The Forgotten Epilogue-Gillian

Things change during revisions. Something I forgot to put back in Gillian’s story was the epilogue. So here is the rough, unedited version. So much has changed in the story, but oddly enough I think it still works.  But man would I love to edit it and make it better.

Enjoy!

EPILOGUE

ArizonaTerritory

1902

Aidan Baird stepped off the porch surrounding his two story abode house. Conversation swelled behind him pushing him further outside. He liked his wife’s family. He just wished they weren’t here now. He wanted Gillian to himself.

Need filled his belly.

After ten years of marriage, he still ached for her.

Aidan allowed his gaze to roam over the high desert and filled his lungs with the dry warm air. He was a fortunate man. He had Gillian. His children were healthy. And three years ago, he had finally purchased the ranch from his father-in-law. Yes, sir. Aidan Baird was a man who appreciated his lot in life.

White flashed in his peripheral vision. Dread coiled his intestines as his daughter’s head materialized on the roof of the barn. Aidan’s knees bucked as he fought the urge to run. His throat burned with words. He couldn’t startle her. If he startled her she could fall. He swallowed the mounting anxiety, stopping as she did a cartwheel on the edge of the roof.

“Jewel come down from there this minute.” Aidan groaned as his nine old daughter blew her red curls out of her face.

“I’m going to perform in the circus just like Momma.” She tossed him a saucy grin. “I’ve been practicing a new trick. Wanna see?”

“No, I do not want to see.” Too late. His daughter arched her back, curled her body so her hands hit the roof before she kicked her legs up. She rose to her feet, her arms tossed wide in triumph.

“Well, Daddy what do you think?”

“I think I should have extended our wager to eleven years.” Everett Grey nudged Aidan in the ribs while beaming at his granddaughter.

“Give me another year and I’ll either be bald or completely white haired.” Aidan ran his hands through his hair. He had wonEverett’s bet, barely. His hair had started graying when Jewel learned to walk. “Luke do not follow your sister up there. Luke.”

His eight year old son smiled, flashing the gap where his two front teeth were missing. “I need to practice too Dad. Jewel said if I helped with her act, she’d help with mine.”

“What do you want to do, Luke?”

“I wanna throw knives like Mom.”

Everettgrinned. “Your year was to generous. I say three month, six at the most.”

“Both of you. Down. Right this minute.”

“Serves you right.” Arms slipped around his waist. His wife’s fragrance teased his senses but couldn’t chase the fear from his gut.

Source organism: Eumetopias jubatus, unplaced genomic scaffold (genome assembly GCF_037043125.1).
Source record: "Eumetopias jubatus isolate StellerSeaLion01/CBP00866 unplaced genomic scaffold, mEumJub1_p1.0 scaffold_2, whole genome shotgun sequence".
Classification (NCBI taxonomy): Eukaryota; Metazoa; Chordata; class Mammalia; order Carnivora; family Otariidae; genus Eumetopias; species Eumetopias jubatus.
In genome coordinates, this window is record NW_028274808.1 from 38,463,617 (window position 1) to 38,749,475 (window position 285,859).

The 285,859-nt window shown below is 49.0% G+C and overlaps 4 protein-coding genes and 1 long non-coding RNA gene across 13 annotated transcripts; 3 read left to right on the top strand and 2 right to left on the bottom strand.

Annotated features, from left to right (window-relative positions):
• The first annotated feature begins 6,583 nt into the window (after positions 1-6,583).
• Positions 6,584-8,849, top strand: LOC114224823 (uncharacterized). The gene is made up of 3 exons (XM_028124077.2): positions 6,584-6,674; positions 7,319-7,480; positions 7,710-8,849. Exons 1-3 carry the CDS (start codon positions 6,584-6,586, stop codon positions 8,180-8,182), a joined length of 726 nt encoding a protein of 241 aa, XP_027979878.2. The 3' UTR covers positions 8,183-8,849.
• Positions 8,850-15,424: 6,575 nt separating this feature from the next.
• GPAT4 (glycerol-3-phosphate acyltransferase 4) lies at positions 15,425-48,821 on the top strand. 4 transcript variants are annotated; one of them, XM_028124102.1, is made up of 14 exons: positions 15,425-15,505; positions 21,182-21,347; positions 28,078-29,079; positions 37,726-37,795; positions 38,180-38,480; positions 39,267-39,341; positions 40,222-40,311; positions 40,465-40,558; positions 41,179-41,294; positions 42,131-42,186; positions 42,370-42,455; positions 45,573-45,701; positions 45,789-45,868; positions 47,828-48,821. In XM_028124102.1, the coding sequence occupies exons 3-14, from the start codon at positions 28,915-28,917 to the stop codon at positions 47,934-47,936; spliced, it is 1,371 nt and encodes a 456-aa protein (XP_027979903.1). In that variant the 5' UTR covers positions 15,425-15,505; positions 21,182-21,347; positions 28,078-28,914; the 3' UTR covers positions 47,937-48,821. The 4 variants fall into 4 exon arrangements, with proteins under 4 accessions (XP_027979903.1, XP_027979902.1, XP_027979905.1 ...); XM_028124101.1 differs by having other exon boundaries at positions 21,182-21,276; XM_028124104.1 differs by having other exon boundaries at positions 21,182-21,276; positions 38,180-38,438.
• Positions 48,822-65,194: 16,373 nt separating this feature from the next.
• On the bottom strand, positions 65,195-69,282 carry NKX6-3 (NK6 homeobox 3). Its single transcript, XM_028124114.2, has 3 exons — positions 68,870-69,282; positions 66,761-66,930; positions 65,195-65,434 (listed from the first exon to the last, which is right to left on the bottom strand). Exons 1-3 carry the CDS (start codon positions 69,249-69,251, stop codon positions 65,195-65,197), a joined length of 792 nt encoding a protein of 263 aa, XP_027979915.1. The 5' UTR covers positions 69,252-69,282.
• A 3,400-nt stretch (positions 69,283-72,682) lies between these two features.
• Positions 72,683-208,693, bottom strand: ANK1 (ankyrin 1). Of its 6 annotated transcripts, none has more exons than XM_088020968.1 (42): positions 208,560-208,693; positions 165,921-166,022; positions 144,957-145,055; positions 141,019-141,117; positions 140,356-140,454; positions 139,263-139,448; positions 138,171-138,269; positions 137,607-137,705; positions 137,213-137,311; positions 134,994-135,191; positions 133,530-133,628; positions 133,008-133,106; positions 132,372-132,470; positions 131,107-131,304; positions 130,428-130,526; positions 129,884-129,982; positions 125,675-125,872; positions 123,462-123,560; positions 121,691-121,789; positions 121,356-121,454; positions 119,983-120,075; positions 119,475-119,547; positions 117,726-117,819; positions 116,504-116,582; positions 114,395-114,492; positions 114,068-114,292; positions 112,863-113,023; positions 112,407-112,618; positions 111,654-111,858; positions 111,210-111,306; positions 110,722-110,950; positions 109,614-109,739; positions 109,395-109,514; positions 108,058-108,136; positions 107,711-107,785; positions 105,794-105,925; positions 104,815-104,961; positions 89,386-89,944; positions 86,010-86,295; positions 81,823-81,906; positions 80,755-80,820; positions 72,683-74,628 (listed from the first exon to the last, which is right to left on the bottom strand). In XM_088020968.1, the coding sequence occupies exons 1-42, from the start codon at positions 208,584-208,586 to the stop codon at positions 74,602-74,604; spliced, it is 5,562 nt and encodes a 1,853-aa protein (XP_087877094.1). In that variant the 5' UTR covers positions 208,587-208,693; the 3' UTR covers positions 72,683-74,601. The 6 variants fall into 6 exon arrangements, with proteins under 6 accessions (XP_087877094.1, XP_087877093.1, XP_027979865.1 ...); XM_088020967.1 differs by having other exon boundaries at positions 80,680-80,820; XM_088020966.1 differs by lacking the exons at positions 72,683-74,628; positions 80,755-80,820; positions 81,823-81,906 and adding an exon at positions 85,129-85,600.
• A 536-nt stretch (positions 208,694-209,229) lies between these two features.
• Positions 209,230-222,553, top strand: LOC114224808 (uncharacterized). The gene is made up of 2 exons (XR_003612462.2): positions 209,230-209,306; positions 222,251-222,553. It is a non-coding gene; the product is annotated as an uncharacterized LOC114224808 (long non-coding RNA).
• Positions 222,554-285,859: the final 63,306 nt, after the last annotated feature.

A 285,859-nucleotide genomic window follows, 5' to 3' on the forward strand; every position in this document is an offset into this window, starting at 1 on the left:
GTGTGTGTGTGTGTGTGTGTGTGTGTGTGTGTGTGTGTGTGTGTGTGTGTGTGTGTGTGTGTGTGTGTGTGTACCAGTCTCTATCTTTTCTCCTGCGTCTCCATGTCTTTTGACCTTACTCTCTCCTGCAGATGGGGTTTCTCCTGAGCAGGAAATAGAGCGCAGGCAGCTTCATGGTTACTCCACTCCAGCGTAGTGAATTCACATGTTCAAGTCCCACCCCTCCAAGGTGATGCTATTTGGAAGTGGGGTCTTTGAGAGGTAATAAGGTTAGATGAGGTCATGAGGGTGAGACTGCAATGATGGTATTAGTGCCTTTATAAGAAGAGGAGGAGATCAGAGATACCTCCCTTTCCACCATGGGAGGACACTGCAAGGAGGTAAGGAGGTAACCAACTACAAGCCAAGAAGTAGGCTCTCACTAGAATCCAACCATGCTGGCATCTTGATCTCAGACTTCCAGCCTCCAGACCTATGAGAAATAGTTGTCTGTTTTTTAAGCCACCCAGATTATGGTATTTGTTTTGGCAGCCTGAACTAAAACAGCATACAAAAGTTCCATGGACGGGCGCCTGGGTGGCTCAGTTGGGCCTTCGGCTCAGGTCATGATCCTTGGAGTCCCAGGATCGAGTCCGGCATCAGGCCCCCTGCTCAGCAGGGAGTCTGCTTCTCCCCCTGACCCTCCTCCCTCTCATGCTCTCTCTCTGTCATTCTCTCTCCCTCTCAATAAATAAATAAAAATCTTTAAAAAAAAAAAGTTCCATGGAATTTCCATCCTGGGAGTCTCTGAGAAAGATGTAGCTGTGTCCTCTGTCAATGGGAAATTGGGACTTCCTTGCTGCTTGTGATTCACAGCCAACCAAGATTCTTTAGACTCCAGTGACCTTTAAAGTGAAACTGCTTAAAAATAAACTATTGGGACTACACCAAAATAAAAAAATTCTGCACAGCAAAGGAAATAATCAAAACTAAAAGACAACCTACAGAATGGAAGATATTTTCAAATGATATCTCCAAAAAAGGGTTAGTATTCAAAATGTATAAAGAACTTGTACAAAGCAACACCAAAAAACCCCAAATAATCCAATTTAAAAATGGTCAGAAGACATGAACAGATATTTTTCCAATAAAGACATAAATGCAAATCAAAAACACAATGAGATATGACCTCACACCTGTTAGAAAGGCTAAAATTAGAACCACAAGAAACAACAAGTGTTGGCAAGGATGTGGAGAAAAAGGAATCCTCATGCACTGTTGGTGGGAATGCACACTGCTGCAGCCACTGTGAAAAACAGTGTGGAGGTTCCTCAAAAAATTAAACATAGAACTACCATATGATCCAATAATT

“Gillian get your children down from there.”

“I wasn’t the one who told them about my circus career. A secret, I might add, you were supposed to take to your grave.”

“Gillian.”

“Jewel, Luke. Down, please.”

“Best listen to your mother. Grandma made me lug a whole crate full of presents here.”

“Presents?”

“Catch me Dad.” Jewel somersaulted off the roof.

Air whooshed out of his lungs as she collided with his chest. Aidan hugged his daughter close before she wiggled out of his grasp. His children grabbed their grandfather’s hands and tugged him toward the house.

“They grow up so fast.” She slid her arm around his waist.

“You haven’t aged a day. Me. I look like your father.” Aidan watched his children disappear inside the old adobe home. “Where are the twins?”

“With their Aunt Magda in the kitchen.”

“You don’t think they’ll really join the circus, do you?”

“No. Gran said something about flying.”

“Flying? Like those lunatics trying down inNorth Carolina?”

“Gran didn’t say, but Jewel smiled when she said it.”

“When Gran said it or your sister repeated it.”

“When Gran said it.”

“Christ Almighty.” Aidan plowed his hands through his hair.Everett’s wager of three months seemed too generous. Hell, Aidan wouldn’t be a bit surprised if the rest of the color simply flew of his head with Gillian’s last statement.

“Seems our daughter has just discovered her gift.”

“I’m going to have to visit the barber.” He hugged his wife close, marveled at the strength locked inside her tiny frame.

“Why?”

“A man should not be whitehaired at forty. Bald maybe but not white headed.”

“Sorry you married me?”

“Never.” He kissed her forehead then kissed her neck.

“Then come inside. It’s cool.”

“Grimsree’s visiting, isn’t he?”

“You know he wouldn’t miss a chance to try to catch Gran.”

“Jewel is gifted. I supposed that’s better than flying.”

“I could be mistaken, Fiona said something about barnstorming.”

“Barns. Barns are safely on the ground. But storming? That sounds ominous.”

“Yes, which is exactly why Jewel would do it.”

Aidan nibbled on his wife’s ear. He would deal with his wife’s revelations later. Now he needed her. He took her hand and tugged her toward the barn and the waiting hayloft. She cast one glance over her shoulder then raced past him.

“Gillian.” He caught her around the waist, pressing her against him before he focused on her buttons.

“Yes, dear.” She freed his shirt from hisLevis.

“Don’t share any more of Gran’s insights with me.”

“Yes, dear.” She kissed his exposed chest. Her hands unhooked his belt.

“Ahh, at last, someone who listens to me.”

About Linda Andrews

Linda Andrews lives with her husband and three children in Phoenix, Arizona. When she announced to her family that her paranormal romance was to be published, her sister pronounce: "What else would she write? She’s never been normal." All kidding aside, writing has become a surprising passion. So just how did a scientist start to write paranormal romances? What other option is there when you’re married to romantic man and live in a haunted house? If you’ve enjoyed her stories or want to share your own paranormal experience feel free to email the author at www.lindaandrews.net She’d love to hear from you.
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